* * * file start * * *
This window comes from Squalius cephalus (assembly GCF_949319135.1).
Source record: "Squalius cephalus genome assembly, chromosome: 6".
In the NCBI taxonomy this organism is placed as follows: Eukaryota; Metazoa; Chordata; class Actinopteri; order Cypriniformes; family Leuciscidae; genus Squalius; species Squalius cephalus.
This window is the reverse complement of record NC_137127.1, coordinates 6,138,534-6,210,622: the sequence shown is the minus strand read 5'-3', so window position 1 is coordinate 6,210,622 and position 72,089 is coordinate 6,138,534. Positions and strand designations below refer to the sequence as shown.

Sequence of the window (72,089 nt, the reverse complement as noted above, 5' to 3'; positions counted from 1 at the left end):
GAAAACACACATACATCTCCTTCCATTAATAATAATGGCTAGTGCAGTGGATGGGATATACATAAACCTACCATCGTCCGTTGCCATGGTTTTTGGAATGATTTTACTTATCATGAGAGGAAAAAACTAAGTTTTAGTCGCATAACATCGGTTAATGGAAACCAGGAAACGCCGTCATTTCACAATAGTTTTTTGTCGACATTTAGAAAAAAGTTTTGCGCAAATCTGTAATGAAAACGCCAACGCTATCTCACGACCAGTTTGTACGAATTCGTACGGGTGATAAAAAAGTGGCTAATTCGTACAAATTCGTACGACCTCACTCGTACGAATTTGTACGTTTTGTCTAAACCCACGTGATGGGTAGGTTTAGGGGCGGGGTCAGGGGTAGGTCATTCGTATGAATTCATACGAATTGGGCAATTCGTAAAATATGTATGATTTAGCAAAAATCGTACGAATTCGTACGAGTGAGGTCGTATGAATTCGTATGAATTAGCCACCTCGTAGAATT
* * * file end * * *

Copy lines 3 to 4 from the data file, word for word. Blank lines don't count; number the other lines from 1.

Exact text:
In the NCBI taxonomy this organism is placed as follows: Eukaryota; Metazoa; Chordata; class Actinopteri; order Cypriniformes; family Leuciscidae; genus Squalius; species Squalius cephalus.
This window is the reverse complement of record NC_137127.1, coordinates 6,138,534-6,210,622: the sequence shown is the minus strand read 5'-3', so window position 1 is coordinate 6,210,622 and position 72,089 is coordinate 6,138,534. Positions and strand designations below refer to the sequence as shown.